The Government’s Psychedelic Research Ban Is an Expensive Disaster

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Psychedelic drugs can sound suspiciously like miracle drugs: Research suggests that some can lift depression overnight, others may treat both post traumatic stress disorder and the terror many dying people feel, and, increasingly, a number of different drugs in the class that includes acid (LSD), magic mushrooms (psilocybin), and ecstasy (MDMA) appear to have potential as life-changing addiction treatments. A less intense psychedelic, marijuana, includes compounds that show promise for pain, multiple sclerosis, cancer, and even schizophrenia.

Unfortunately, all these different potential treatments have one thing in common: Thanks to draconian Drug Enforcement Administration regulations, they are extremely difficult to study. Even at a time when Americans are becoming more and more tolerant of various substances, the government is lagging several steps behind. As a result, many people are suffering needlessly, cut off from treatments that, if allowed into the standard FDA-approval pipeline, could greatly improve their lives and save society money currently being spent on less effective treatments — or on crime and other fallout effects of untreated mental illness.

A report (PDF) last month from the Drug Policy Alliance and the Multidisciplinary Association for Psychedelic Studies highlights the great lengths the government is going to in order to get between you and your doctor. It showed that the Drug Enforcement Administration (DEA) has for decades obstructed the efforts of scientists seeking to unlock the therapeutic potential of these drugs.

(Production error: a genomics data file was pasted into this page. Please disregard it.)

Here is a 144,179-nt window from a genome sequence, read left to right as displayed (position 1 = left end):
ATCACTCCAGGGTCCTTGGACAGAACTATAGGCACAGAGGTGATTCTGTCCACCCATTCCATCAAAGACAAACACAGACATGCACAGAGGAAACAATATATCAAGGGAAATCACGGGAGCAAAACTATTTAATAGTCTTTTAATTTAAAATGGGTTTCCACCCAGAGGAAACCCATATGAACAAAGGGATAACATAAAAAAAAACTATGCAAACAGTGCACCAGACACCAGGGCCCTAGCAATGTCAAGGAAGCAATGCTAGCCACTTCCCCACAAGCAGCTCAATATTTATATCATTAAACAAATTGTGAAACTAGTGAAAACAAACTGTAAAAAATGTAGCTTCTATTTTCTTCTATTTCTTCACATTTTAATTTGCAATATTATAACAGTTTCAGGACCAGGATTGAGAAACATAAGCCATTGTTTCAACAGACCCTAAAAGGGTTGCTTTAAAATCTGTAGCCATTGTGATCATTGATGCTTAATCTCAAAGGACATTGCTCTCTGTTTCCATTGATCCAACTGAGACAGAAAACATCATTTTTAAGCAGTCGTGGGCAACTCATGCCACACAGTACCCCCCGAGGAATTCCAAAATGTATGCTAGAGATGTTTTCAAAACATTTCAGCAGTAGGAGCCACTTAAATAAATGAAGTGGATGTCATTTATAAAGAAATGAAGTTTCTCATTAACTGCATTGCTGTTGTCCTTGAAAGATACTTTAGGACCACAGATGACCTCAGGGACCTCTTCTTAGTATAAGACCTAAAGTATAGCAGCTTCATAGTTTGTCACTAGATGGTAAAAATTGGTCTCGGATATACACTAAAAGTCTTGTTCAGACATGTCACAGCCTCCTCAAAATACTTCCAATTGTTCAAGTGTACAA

The investigation found that the DEA perennially delays decisions on “scheduling” drugs like MDMA and marijuana that would increase scientific and medical access — while speeding regulations that ban them or increase restrictions. The agency is also typically quick to declare, often in contradiction to existing data, that psychoactive drugs have no medical use.

For example, the agency took 16 years to respond to a request to reschedule marijuana out of the “no medical use” classification, known as Schedule I, the first time it was asked. It dallied five years the second time and nine the third — each time rejecting the change, even as the evidence favoring it continued to grow. It overruled its own judge to classify MDMA as a “Schedule I” substance in 1986, a tactic it has also used in other cases in which it received marijuana decisions with which it disagreed. But while it takes its sweet time when pressed to overturn bans, the DEA often outlaws new substances in a matter of weeks.

And this is in marked contrast to the way the U.S. acts when its intelligence and military agencies determine such testing would be useful. In 1957, for example, the CIA secretly dosed a deputy U.S. Marshal with acid, rendering the man so disconnected from reality that he took out his gun and tried to rob a bar in an attempt to commit “suicide by cop.” Up until 1965, the agency had a San Francisco outpost in which government-hired prostitutes lured johns to a “safe house” where they would be surreptitiously dosed and then monitored by government agents. Hundreds of people were drugged without their consent.